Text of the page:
PARIS, France — On a beautiful day in June, surely one of the only ones in the blighted English summer, Sarah Burton and her team visited the famous garden of Great Dixter, where Nature impressed itself on them with her joyous celebration of colour and shape and life. The day trip left Burton with a yen to break out. “I felt I’d been long and lean for a while, I wanted to explode the shapes, slice up objects that looked familiar and take them somewhere else.”
So that was the starting point, but this was McQueen country and it didn’t take long for the familiar — a trench coat, a Barbour, a man’s checked shirt, a nightie, a tuxedo jacket — to be absorbed and co-opted by Burton into the instinctive otherness of her world. That tuxedo, for instance, crushed together with the evening dress that may have entered a room on its arm in another dimension. Burton specializes in such eerie dislocations. Elsewhere, she threw together scraps of Victoriana and Edwardiana she’d accumulated, remade them in silk and taffeta and trailed them over a pair of black pants, creating a Miss Havisham for the 21st century.
I was looking for the garden. She said the girls were flowers. Some of them wore tulle covered with flowers which changed position as the models walked. Others looked like blossoms crushed. Backstage before the show, there were seven! people working on one dress, fluffing an explosion of red glass organza into being (Burton said it was actually nylon, but she preferred the other description.) And there was one full-skirted look based on scraps of floral needlepoint remade in paper, and embroidered on top. Paper!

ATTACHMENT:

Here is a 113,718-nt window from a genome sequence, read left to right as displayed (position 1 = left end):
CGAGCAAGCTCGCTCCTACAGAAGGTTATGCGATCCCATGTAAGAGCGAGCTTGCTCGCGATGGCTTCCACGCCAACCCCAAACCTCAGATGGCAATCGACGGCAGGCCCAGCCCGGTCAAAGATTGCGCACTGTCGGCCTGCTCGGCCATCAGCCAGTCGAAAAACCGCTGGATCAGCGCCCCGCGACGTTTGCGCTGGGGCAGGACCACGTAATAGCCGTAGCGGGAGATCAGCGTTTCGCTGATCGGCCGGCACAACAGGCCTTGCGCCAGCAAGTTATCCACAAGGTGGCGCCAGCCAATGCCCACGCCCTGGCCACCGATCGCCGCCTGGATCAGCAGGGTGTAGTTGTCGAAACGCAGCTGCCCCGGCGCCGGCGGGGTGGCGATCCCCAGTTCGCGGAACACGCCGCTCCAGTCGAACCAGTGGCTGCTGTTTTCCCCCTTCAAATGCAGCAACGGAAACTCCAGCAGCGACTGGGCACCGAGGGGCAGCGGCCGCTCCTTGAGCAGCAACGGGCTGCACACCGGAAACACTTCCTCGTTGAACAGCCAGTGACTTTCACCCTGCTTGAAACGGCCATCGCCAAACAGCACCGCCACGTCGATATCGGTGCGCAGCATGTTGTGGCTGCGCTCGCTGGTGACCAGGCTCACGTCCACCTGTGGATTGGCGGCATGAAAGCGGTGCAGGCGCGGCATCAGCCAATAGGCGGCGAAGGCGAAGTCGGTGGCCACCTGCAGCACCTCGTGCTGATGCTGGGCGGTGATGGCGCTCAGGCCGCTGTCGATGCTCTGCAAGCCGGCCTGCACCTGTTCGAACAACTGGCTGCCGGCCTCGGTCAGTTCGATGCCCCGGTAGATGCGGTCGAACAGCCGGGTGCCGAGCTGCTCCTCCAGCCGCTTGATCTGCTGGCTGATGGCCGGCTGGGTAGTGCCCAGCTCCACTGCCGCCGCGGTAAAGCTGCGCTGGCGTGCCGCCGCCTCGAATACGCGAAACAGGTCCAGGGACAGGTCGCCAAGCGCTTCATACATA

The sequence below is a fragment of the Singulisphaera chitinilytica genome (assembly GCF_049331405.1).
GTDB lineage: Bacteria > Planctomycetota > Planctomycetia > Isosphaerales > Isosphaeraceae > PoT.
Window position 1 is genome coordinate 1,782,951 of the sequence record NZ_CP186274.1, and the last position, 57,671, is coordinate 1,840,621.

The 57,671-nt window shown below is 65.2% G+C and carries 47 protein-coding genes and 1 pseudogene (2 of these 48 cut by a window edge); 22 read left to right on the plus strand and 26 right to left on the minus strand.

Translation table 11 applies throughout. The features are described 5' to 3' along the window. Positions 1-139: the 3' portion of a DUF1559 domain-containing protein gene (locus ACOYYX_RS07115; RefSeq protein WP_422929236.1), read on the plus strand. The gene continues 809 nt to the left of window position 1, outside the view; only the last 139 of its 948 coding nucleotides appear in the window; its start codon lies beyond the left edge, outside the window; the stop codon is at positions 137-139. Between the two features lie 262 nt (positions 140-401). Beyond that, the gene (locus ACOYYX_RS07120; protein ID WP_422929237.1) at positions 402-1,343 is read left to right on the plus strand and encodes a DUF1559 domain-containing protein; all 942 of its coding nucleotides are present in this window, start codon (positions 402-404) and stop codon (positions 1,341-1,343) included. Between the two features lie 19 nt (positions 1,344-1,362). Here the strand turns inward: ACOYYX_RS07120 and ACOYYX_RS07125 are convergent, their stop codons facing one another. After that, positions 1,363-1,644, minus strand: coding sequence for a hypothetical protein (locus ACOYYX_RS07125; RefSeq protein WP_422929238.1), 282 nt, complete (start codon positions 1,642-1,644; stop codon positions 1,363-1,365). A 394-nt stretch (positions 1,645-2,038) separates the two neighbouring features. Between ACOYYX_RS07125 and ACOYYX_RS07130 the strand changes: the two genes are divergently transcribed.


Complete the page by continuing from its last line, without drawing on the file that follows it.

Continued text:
Burton has trafficked in female paganism for the past few seasons. A garden suggests cultivation, nature tamed, but she was determined to shake that preconception. Clothes were ripped apart, stitched back together. And there was a fundamental toughness in the leathers and knitwear disrupted by zips, all anchored by chunky punk boots. Even the last few dresses, the flower-strewn tulles, were dragged and pinned sideways. And Burton’s models were water-drenched, weather-beaten. It was a very particular vision of women she offered, wild, but grounded in the earth, romantic but real.
On a day when the news from America was even worse than usual, Burton talked about meeting a scientist from Kew Gardens who told her that women have traditionally always been able to locate healing plants, while men, on the other hand, knew exactly where to look for poisons. Surely that’s because Mother Nature knows best.